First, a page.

Around 15 years ago, a typical week day for me would be get up, get showered & unearth something to wear, grab some toast or cereal and then jump in the car to drive to work with a bit of music to set me up for the day.  Lunch would be walk out to a local sandwich shop for food.  Finishing work for the day would mean sitting for an age in commuter traffic. Getting home in the evening after a long day would start with my husband and I rummaging in the fridge to see what we could make for dinner (occasionally highly unique and unforgettable combinations of ingredients – I may feature those in a future “what not to eat” article!).  Finally sitting down to eat around 8pm, collapsing on the sofa for a couple of hours then heading to bed just to start over again tomorrow.  Weekends would be unplanned apart from laundry and the weekly trip to the supermarket which usually involved buying the same things week-on-week out of habit.  There never seemed to be time to do anything other than work, nothing was getting done at home (we had bought a house that could politely be described as a “fixer-upper”) and both of us were getting stressed out not able to progress sorting the house out, finding time for hobbies, going out etc.  Something had to change so I got my thinking cap on and tried a few things to see what might work.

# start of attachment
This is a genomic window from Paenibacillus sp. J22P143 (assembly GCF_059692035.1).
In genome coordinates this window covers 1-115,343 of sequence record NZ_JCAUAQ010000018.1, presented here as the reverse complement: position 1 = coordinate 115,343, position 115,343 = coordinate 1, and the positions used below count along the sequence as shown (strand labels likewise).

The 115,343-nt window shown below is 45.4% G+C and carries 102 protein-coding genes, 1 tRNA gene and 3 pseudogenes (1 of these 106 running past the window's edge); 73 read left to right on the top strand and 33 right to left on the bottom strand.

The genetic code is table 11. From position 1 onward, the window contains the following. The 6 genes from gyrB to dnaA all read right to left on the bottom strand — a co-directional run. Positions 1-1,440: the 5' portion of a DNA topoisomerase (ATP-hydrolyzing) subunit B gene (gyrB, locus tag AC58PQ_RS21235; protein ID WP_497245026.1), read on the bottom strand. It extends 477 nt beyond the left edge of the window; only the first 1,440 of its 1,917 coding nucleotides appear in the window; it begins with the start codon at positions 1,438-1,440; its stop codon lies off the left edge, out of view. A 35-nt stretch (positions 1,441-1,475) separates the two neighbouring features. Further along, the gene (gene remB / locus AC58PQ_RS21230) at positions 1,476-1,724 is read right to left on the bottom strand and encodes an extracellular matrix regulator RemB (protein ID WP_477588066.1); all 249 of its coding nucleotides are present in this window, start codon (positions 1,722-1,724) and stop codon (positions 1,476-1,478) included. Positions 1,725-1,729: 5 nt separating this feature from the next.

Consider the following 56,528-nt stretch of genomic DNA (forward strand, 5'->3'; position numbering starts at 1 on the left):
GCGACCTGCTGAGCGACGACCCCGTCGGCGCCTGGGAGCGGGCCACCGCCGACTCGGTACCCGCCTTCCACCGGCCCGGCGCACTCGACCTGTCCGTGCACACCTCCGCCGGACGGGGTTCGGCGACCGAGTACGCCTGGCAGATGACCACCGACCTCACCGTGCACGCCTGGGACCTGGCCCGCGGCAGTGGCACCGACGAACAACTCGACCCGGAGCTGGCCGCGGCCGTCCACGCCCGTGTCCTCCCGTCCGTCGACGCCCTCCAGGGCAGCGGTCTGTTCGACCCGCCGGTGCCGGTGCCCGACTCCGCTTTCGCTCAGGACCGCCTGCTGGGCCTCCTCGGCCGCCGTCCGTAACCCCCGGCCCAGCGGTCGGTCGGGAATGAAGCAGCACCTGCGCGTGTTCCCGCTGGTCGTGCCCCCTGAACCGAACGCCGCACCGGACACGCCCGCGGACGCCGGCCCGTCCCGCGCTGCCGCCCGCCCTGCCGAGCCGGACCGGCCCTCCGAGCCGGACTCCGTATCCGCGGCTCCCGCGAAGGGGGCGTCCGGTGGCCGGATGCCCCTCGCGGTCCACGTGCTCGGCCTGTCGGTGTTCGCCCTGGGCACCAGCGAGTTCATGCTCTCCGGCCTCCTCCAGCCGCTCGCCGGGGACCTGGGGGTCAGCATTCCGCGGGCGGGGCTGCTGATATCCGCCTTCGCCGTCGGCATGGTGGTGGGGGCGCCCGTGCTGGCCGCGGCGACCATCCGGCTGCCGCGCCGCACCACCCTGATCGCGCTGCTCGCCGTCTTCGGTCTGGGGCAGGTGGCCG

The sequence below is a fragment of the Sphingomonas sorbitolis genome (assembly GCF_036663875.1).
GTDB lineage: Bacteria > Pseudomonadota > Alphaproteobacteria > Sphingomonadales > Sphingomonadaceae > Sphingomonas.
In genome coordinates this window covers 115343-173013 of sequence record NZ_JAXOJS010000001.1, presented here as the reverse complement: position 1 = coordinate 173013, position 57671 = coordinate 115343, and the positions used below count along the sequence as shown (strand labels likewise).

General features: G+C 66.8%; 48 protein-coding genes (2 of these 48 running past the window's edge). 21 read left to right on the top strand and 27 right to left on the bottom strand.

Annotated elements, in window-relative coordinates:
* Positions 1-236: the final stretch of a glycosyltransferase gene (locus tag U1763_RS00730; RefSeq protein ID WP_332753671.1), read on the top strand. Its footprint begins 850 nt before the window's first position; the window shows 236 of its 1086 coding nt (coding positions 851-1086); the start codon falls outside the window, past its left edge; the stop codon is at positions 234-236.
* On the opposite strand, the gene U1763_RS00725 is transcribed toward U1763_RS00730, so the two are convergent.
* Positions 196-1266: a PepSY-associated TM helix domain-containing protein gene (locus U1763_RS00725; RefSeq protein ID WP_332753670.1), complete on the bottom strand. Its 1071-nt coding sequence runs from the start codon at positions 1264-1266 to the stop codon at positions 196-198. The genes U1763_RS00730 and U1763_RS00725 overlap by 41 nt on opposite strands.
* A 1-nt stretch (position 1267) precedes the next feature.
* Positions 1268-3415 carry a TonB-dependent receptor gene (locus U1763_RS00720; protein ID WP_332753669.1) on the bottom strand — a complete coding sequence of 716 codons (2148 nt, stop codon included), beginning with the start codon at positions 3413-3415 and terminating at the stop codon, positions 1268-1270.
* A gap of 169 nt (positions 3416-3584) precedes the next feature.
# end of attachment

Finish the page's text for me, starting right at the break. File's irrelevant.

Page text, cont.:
Tip 1: Meal Planning (aka remove small decisions)

This may sound like an odd place to start, but this really is the cornerstone of my productivity method and was the first thing to make a real difference for me.  The amount of time wasted each week for us around how we ate and shopped for food was astounding – lunch breaks were spent out buying food (2.5 hours a week), at least 2 hours a night working out what to eat and then cooking it (14 hours a week), plus a meander around the supermarket having a browse for a couple of hours on a Saturday means we were spending around 18 hours a week just feeding ourselves – which is equivalent to having a part time job!